There’s also been no public discussion about location (or locations) for building a new playground. No talk of where we might really need it, or what communities are starved for park capacity. No discussion about whether we could be spending that million bucks somewhere else.
Oh, sorry, did I forget to mention the price tag?
It’s not the playground, it’s price
The mayor and others who back this like to point out that the TV company is pitching in about $1M for this. Why would we turn down free money or a free park?
The answer, of course, is that it’ll cost us $1M. We’re splitting the development cost of this playground (yes, it’s a $2M playground). You’d think a responsible government (both pols and bureaucrats) would think a bit of public consultation would make sense for such an expense. But they don’t, apparently.
Apparently, the TV peeps have started a GoFundMe campaign for this, so they might not even have their share of the dough, yet we’re already chopping down trees.
City planners are arguing that they don’t have to go to council for this. It’s coming out of the city’s cash-in-lieu funds, and those funds are discretionary.
These planners would seem to need a listen in the difference between what they can do and what they should do. These funds aren’t there for fun vanity projects; they exist to ensure that the city has the park capacity it needs (in the spots it needs it).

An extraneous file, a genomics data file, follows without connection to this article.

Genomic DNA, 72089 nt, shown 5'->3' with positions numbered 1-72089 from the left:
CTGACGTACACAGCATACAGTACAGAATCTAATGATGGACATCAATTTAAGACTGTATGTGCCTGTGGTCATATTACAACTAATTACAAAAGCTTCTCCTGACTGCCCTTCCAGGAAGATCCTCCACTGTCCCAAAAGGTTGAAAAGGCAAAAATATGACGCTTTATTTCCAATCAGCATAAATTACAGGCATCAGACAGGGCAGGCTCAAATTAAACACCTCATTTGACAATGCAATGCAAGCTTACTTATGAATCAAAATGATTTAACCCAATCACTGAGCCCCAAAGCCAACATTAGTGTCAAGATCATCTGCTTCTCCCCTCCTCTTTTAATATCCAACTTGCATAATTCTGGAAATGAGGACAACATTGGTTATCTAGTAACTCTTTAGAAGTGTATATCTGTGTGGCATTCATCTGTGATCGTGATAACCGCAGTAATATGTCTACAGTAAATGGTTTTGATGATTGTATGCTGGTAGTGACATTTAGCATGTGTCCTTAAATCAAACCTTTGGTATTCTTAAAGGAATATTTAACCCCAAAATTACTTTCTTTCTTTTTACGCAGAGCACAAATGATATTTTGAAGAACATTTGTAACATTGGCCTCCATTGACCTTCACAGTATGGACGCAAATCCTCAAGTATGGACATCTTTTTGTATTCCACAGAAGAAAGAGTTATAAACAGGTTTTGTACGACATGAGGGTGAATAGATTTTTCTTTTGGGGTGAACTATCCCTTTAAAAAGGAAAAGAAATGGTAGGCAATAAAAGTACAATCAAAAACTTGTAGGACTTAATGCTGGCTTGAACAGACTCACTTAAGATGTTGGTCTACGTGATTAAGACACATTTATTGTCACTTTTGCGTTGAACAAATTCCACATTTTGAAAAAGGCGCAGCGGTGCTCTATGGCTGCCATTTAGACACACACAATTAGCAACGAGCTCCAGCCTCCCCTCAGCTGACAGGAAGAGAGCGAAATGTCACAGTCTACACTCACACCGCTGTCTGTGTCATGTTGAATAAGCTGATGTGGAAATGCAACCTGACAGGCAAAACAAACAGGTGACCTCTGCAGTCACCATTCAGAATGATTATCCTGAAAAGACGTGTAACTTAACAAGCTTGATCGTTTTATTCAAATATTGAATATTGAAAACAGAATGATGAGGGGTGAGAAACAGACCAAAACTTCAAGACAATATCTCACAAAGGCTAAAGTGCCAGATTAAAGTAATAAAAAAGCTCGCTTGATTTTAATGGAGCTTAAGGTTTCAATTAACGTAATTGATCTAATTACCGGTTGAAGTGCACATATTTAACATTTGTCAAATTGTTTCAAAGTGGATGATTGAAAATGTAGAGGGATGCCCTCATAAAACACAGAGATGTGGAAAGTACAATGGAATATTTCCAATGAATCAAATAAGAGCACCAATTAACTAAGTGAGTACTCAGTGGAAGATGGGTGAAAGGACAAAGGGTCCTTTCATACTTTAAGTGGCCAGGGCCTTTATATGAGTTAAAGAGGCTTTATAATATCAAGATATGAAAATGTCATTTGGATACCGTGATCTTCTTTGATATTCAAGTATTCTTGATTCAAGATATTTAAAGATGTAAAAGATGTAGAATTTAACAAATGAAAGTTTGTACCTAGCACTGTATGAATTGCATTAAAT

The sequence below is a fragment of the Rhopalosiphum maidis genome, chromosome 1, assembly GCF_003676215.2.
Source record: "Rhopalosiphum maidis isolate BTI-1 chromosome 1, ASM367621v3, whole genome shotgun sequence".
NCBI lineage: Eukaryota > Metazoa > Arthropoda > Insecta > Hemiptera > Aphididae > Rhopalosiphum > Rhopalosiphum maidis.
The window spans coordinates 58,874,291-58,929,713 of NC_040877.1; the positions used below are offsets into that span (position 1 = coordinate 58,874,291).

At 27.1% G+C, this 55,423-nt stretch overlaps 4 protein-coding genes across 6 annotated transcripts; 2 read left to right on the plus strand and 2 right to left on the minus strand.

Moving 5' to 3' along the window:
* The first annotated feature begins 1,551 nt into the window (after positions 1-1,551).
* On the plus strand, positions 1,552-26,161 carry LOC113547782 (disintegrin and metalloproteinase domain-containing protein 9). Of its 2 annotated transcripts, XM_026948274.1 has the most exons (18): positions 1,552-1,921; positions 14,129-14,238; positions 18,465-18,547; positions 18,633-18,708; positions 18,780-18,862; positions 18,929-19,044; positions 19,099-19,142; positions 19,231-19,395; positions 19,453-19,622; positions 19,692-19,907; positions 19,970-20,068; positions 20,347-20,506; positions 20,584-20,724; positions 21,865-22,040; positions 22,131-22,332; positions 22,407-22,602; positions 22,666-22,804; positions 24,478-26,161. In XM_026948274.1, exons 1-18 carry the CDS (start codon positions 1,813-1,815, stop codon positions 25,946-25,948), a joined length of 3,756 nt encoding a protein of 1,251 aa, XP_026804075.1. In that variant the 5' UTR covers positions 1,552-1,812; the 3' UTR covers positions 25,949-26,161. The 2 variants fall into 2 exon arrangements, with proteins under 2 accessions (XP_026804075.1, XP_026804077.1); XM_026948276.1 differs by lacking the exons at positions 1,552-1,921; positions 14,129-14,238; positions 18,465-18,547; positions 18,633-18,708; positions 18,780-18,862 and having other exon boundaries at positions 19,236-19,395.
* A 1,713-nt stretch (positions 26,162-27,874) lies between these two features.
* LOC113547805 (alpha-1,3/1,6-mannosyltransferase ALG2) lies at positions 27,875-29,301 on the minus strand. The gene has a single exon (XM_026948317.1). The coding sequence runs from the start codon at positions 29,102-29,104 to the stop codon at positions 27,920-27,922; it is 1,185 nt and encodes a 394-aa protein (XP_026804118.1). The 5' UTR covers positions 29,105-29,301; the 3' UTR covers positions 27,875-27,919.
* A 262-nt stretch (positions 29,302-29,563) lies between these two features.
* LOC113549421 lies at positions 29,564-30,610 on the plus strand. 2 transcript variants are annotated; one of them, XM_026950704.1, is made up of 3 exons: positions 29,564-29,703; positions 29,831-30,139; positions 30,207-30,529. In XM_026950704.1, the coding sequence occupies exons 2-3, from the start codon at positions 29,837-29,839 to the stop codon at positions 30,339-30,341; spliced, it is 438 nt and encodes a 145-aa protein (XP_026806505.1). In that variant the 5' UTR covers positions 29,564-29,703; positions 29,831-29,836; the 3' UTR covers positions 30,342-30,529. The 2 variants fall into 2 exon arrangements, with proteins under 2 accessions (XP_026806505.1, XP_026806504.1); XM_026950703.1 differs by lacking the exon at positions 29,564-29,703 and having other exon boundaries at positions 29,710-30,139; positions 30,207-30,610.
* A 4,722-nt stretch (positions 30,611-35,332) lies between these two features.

Further, the concern should be that this will be a continuing drain on our cash-in-lieu funds. Last year, the city made the cynical move of allowing cash-in-lieu funds to be used for regular maintenance (which could lead to neighbourhoods being starved of needed park capacity). So in coming years when this monstrosity starts to wear out (as all playgrounds do), the city will be able to just tap into these funds to fix the thing. These could be big outlays that will prevent other parks from being built.
Or they could just let it fall into disrepair
But it’s still kind of the playground
Don’t let anyone say that the objections to this playground means Ottawa can’t have nice things. Mooney’s Bay is already a nice thing! The question comes down to whether this is the right thing to add to Mooney’s Bay, or if it will actually make it a little worse.
(And we’re putting aside that they’re going to wait until summer to hit before they start really building the thing. It’s better TV, you see. It doesn’t matter that it’s about the worst time to start cordoning off and digging up a major, popular park.)
This is a massive undertaking. It’ll use up a ton of (already in use) green space. It’s costing us trees. And it is contributing to the removal of an adult fitness structure (which, the city says, is at the end of its lifecycle…but surely could be fixed up or replaced for less than a million). For the amount of work they’re planning to do on the park, we should be pressing the developers to really make their case, not just offering up some prime park space for a little PR.
And maybe they can make that case! Maybe this’ll be the best playground every. Maybe it will really improve this (already super-popular and really busy) park. But if they want to build a playground of this magnitude, they really must show their work.
But whatever happens, this won’t be the biggest playground in Ottawa. As we’ve seen with Lebreton Flats, the Experimental Farm and now Mooey’s Bay, the city, itself, is the biggest playground in Canada–a giant play area for developers, bureaucrats, politicians and federal agencies to do what they want with little concern for the city or its residents.